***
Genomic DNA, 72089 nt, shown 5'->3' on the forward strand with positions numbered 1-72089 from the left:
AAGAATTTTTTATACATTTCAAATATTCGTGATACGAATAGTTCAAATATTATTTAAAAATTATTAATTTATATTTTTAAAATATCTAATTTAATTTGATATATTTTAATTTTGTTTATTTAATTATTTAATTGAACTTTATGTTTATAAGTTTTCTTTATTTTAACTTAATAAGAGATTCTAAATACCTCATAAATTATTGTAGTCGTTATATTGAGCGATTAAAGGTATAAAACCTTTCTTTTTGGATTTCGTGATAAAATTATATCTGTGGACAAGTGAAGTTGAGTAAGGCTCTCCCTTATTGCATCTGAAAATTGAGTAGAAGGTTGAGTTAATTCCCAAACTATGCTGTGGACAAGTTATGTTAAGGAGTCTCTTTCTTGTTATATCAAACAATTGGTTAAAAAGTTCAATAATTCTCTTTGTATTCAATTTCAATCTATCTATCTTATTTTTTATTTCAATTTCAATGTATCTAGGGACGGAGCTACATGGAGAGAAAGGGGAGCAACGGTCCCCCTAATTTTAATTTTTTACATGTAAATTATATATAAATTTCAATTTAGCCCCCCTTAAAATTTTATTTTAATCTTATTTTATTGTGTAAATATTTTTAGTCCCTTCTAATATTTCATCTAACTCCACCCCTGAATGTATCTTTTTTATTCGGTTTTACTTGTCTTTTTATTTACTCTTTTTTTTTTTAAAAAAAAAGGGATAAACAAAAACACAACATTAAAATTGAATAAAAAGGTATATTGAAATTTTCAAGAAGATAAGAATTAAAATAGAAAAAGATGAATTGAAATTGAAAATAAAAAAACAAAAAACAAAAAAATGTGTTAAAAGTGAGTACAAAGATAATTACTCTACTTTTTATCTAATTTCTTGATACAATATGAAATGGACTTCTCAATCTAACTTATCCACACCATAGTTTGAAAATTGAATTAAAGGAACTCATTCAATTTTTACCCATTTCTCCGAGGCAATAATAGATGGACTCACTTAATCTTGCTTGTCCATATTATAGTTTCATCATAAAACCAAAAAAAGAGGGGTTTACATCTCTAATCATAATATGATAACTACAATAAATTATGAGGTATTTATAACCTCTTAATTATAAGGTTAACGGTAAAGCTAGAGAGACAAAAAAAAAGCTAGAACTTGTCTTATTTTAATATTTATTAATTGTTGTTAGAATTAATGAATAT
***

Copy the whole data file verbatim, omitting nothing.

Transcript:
Genomic DNA, 72089 nt, shown 5'->3' on the forward strand with positions numbered 1-72089 from the left:
AAGAATTTTTTATACATTTCAAATATTCGTGATACGAATAGTTCAAATATTATTTAAAAATTATTAATTTATATTTTTAAAATATCTAATTTAATTTGATATATTTTAATTTTGTTTATTTAATTATTTAATTGAACTTTATGTTTATAAGTTTTCTTTATTTTAACTTAATAAGAGATTCTAAATACCTCATAAATTATTGTAGTCGTTATATTGAGCGATTAAAGGTATAAAACCTTTCTTTTTGGATTTCGTGATAAAATTATATCTGTGGACAAGTGAAGTTGAGTAAGGCTCTCCCTTATTGCATCTGAAAATTGAGTAGAAGGTTGAGTTAATTCCCAAACTATGCTGTGGACAAGTTATGTTAAGGAGTCTCTTTCTTGTTATATCAAACAATTGGTTAAAAAGTTCAATAATTCTCTTTGTATTCAATTTCAATCTATCTATCTTATTTTTTATTTCAATTTCAATGTATCTAGGGACGGAGCTACATGGAGAGAAAGGGGAGCAACGGTCCCCCTAATTTTAATTTTTTACATGTAAATTATATATAAATTTCAATTTAGCCCCCCTTAAAATTTTATTTTAATCTTATTTTATTGTGTAAATATTTTTAGTCCCTTCTAATATTTCATCTAACTCCACCCCTGAATGTATCTTTTTTATTCGGTTTTACTTGTCTTTTTATTTACTCTTTTTTTTTTTAAAAAAAAAGGGATAAACAAAAACACAACATTAAAATTGAATAAAAAGGTATATTGAAATTTTCAAGAAGATAAGAATTAAAATAGAAAAAGATGAATTGAAATTGAAAATAAAAAAACAAAAAACAAAAAAATGTGTTAAAAGTGAGTACAAAGATAATTACTCTACTTTTTATCTAATTTCTTGATACAATATGAAATGGACTTCTCAATCTAACTTATCCACACCATAGTTTGAAAATTGAATTAAAGGAACTCATTCAATTTTTACCCATTTCTCCGAGGCAATAATAGATGGACTCACTTAATCTTGCTTGTCCATATTATAGTTTCATCATAAAACCAAAAAAAGAGGGGTTTACATCTCTAATCATAATATGATAACTACAATAAATTATGAGGTATTTATAACCTCTTAATTATAAGGTTAACGGTAAAGCTAGAGAGACAAAAAAAAAGCTAGAACTTGTCTTATTTTAATATTTATTAATTGTTGTTAGAATTAATGAATAT